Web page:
There HAS to be a great analysis of this, somewhere, but looking the usual places (stanford encyclopedia, first few google hits) turns up nothing. Here's my question:

When does it take for something to be a computer?

The obvious place to start is with Turing machines.

But, Turing machines are abstract objects (e.g. ordered 7-tupples), so being a computer doesn't mean being a Turing machine. However, we can define a function for each turing machine, which takes you from an statement of one state of Turing's imaginary infinite tape machine, to another, in accordance with the rules specified by the imaginary 7 tupple. And the natural thought is, that we should say something is a computer if it bears the same kind of relationship to the Turing-machine-qua-7-tupple, as the imaginary infinite tape machine does.

To be clear there are three things:

-7 tupple (the set that encodes the turing machine program)

-imaginary machine with infinite tape (whose behavior is completely determined by what it finds on its input tape plus the 7 tupple for its program above)

-physical system that counts as a computer.

And my initial proposal is this:

X is a computer running a program corresponding to Turing machine t iff there's some "correspondence" function f which pairs strings describing imaginary infinite tape machine states (or the numbers that code for this string) with (say) english sentences describing physical states of x, in such a way that whenever the computer is in a given state, a it goes into the state which the the turing program t says the infinite machine must go to whenever its in state f(a).

But this has two problems. The easy problem is that we want to allow that something can be a computer while, in some ways, not behaving like the imaginary turing machine: it can have only finite memory, or be disposed to break. Here we could just say something is more of a computer the more perfectly it realizes that, and admit (as is intuitively the case) that the notion is somewhat vague.

A somewhat harder problem is putty. Imagine that putty is extremely sensitive to inputs, so as it oozes along in a complicated way, it never goes back to an identical physical state, and it is always disposed to behave differently, depending on what input it gets (i.e. where you poke it). Putty shouldn't count as a computer, intuitively speaking. But we can define a function from strings describing the total state of the imaginary machine to suitably detailed sentences about the putty which satisfies the above. We just identify two different physical configurations of the putty as counting as "the same" putty state whenever the imaginary machine is supposed to be looping back to the same state, and not otherwise.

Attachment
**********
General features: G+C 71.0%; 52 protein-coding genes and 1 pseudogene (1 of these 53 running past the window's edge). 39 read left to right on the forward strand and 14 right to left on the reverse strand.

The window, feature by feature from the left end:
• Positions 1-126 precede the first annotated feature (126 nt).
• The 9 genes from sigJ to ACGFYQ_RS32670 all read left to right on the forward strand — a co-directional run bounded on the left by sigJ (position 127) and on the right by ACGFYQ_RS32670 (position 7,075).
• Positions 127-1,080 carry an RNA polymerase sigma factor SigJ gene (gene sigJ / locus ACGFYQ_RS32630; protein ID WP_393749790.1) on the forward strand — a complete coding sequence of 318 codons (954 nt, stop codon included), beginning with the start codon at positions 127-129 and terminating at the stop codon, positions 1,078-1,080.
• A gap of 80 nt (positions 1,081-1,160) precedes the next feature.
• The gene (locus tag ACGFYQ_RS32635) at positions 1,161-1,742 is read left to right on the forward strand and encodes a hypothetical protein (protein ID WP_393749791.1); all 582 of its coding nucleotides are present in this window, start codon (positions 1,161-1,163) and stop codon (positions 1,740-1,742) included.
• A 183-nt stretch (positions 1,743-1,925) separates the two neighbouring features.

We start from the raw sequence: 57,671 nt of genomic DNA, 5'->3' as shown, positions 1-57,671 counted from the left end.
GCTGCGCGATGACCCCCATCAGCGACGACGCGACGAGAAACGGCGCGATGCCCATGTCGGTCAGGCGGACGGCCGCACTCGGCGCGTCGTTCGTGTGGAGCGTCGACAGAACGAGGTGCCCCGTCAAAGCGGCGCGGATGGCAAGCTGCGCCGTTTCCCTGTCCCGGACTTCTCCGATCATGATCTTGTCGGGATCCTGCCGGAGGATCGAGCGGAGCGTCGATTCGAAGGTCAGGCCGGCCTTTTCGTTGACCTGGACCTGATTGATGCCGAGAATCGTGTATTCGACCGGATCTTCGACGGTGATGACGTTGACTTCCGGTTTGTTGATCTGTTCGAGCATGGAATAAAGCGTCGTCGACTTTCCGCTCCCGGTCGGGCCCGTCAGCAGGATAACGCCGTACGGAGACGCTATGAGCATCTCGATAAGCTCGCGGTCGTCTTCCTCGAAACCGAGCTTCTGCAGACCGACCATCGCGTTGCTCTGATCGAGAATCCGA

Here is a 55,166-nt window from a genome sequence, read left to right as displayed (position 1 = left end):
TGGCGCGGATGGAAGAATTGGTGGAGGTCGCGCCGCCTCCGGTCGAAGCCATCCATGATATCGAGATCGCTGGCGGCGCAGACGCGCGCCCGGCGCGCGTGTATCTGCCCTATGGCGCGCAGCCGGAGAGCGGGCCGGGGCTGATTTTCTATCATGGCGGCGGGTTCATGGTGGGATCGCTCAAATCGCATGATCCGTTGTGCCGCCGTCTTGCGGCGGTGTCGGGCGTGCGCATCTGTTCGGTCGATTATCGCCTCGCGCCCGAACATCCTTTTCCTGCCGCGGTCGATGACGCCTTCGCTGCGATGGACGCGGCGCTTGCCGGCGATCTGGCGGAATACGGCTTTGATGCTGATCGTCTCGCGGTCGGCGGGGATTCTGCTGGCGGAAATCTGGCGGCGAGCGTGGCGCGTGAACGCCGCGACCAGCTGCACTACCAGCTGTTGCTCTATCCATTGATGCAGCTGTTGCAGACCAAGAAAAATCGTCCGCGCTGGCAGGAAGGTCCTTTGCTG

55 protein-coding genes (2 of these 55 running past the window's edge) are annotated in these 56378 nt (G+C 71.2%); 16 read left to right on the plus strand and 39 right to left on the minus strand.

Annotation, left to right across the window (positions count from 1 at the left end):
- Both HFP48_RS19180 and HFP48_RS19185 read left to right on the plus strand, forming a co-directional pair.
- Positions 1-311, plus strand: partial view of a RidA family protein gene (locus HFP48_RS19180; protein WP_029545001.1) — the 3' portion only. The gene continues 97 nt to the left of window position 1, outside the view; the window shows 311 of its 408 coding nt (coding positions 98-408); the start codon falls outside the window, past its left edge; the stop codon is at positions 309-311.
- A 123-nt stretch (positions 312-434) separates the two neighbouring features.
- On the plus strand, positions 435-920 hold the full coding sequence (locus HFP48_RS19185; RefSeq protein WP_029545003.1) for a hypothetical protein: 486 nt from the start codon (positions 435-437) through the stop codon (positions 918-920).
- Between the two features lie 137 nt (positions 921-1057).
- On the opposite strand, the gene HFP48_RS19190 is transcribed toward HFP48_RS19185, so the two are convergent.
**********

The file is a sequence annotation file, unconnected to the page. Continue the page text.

To fix this, I suggest that we require human usability. We should say: something only counts as a valid correspondence function, if humans can be trained to read off, based on suitable inspection of the state s of X, what description of the imaginary turing machine f(s) gives (without getting to watch its input, or know the partiular program being run). And, maybe we should also require that humans can easily and reliably cause the computer to go into sufficiently many of the possible input states.

But this doesn't quite solve the problem. For, what about putty with a firm face that stores its input program in a visible way, on the left side, and then just oozes on the right side? So we need to stipulate that people are able to do the above even, without coming to know the antecedently comming to know computer's input in any way.

Thus, the final definition is:

X is a computer to the extent that there's a correspondence function f, going from states of X to numbers coding states of the imaginary turing machine as above, and can be applied by humans without knowledge of the program X is supposed to be running or the input to X.

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